Dr. Ira Byock, chief medical officer of the Providence Institute for Human Caring, considered the gathering a “master class” to discuss deeper levels of caregiving strategies.

“The entire culture of health systems approaches illness and dying through the lens of a medical problem,” Byock said. “But illness and dying are deeply personal experiences for the individual who is ill and the people that love that person.”

An Institute of Medicine (IOM) report released this fall – titled Dying in America – cited deficiencies in education and development among end of life care providers nationwide. The knowledge base of all clinicians needs improvement, according to the IOM, and is in urgent need of translation to bedside care.

Byock instructed attendees in the therapeutic use of imagination. The techniques are aimed at helping the providers perceive opportunities for growth during the end of life.

“We can look at the future as if we were shoulder to shoulder with a patient on a journey neither of us could choose,” Byock said. “Perceiving what is possible to have value or meaning to the person without it in any way discounting or diminishing the unwanted fact they can’t reverse the illness.”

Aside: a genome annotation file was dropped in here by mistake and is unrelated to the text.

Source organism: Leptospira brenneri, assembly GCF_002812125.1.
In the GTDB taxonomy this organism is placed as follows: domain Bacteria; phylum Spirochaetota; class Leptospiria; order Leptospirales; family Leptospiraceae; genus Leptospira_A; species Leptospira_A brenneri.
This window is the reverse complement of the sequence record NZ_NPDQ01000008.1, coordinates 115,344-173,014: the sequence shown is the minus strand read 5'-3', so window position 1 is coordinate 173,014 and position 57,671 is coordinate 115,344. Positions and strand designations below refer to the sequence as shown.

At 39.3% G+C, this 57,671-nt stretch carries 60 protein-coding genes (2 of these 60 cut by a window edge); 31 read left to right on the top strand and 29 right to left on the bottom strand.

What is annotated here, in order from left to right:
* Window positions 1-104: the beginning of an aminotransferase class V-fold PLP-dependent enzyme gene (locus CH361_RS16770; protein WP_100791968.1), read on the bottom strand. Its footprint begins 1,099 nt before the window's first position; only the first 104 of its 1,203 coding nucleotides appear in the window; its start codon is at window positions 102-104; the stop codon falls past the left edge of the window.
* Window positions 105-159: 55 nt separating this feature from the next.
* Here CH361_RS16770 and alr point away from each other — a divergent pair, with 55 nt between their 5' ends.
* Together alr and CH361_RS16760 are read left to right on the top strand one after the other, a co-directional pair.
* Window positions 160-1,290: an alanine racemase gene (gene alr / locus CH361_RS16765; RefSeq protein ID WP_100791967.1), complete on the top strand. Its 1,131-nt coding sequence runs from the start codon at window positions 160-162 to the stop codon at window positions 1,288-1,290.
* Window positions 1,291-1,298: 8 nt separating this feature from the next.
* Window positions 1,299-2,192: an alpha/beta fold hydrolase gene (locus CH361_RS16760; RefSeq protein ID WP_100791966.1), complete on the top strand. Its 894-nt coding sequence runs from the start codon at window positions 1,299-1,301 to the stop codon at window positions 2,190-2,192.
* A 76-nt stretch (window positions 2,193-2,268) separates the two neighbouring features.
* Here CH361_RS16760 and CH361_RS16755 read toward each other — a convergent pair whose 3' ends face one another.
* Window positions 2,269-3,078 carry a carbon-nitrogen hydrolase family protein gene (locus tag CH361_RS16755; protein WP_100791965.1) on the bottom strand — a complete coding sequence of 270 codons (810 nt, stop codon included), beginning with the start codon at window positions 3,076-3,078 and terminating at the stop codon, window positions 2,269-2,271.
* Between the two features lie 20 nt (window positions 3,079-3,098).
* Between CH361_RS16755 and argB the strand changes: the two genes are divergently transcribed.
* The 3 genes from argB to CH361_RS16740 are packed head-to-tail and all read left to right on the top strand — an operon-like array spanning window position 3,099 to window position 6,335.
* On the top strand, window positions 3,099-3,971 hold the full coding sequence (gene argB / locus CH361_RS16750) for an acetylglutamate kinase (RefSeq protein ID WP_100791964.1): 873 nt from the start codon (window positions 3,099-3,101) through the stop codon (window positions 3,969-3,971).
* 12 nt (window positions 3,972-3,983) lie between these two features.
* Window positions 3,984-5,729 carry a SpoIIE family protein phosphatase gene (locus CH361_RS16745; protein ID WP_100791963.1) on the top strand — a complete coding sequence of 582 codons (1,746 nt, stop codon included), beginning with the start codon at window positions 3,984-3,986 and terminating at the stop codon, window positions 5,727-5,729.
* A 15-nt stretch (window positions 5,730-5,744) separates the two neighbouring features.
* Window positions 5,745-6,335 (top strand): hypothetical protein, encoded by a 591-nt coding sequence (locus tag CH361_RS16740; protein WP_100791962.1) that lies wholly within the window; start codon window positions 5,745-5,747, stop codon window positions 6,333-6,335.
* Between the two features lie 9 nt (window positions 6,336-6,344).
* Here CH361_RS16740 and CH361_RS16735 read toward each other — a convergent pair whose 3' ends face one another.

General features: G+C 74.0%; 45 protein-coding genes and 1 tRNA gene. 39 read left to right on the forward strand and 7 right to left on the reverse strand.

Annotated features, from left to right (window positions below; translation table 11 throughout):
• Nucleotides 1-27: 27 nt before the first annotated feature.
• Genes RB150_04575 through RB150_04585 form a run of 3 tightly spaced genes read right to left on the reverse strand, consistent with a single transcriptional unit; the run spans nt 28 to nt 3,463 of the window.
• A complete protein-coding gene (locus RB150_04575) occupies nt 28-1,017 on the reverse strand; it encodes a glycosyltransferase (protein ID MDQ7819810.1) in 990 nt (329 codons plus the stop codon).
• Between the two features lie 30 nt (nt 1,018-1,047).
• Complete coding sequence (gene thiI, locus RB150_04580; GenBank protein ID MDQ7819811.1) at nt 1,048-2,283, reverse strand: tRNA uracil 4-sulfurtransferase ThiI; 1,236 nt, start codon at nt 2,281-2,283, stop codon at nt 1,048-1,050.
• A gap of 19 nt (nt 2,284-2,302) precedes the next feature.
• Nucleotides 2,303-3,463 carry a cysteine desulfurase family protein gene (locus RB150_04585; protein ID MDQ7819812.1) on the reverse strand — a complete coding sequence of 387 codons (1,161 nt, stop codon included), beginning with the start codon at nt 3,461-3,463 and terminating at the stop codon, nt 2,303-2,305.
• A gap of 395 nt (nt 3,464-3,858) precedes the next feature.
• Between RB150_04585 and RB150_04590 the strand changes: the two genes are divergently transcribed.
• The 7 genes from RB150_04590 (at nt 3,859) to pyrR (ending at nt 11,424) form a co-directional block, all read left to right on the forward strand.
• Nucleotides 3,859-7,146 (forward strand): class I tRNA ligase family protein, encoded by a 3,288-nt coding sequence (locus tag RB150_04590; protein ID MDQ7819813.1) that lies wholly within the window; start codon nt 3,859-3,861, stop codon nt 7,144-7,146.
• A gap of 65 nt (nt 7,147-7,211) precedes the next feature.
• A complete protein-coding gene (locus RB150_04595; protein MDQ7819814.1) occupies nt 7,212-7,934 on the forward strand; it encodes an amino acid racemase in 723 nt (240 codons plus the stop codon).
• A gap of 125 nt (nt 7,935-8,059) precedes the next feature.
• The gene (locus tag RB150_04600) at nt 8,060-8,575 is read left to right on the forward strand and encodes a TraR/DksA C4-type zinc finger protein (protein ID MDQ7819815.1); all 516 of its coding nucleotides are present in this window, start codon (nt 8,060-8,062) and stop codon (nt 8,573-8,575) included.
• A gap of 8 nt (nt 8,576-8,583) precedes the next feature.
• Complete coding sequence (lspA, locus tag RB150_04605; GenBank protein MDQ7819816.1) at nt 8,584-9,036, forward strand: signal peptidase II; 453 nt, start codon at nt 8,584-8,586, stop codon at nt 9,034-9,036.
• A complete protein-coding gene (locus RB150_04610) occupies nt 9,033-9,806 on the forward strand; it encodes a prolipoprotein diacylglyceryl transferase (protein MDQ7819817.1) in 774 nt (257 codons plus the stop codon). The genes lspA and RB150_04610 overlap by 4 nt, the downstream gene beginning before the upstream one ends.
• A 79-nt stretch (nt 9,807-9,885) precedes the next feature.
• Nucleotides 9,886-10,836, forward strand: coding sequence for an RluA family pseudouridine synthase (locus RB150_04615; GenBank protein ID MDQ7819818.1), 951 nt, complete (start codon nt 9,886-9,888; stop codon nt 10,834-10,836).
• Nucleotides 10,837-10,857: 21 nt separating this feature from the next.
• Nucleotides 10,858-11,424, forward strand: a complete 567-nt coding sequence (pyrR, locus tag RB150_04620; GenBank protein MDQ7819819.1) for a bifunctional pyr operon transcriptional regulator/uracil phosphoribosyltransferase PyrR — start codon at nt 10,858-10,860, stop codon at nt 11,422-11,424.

That imagination often relies on narrative techniques in medicine, such as soliciting a patient’s life story to discern what inspires his or her individual life with value and meaning.

GARRISONNarrative medicine is a field pioneered by Columbia University professor and physician Rita Charon, who is asking attendees to better recognize what their patients may hold central.

“To the extent we can recognize something about patients, we get recognized back,” Charon said. “That’s where the joy comes from for us. It’s not just counting lung nodules on the x-ray. It’s being present in the room with the patient and making things better. It’s not always what we can fix with a pill or another radiation treatment.”

Sometimes, the death experience can be improved with attention to the aesthetics surrounding the patient, says BJ Miller, a hospice and palliative physician and executive director of the San Francisco-based Zen Hospice Project. The attention to design in a patient’s environment is something he is asking providers to notice and improve.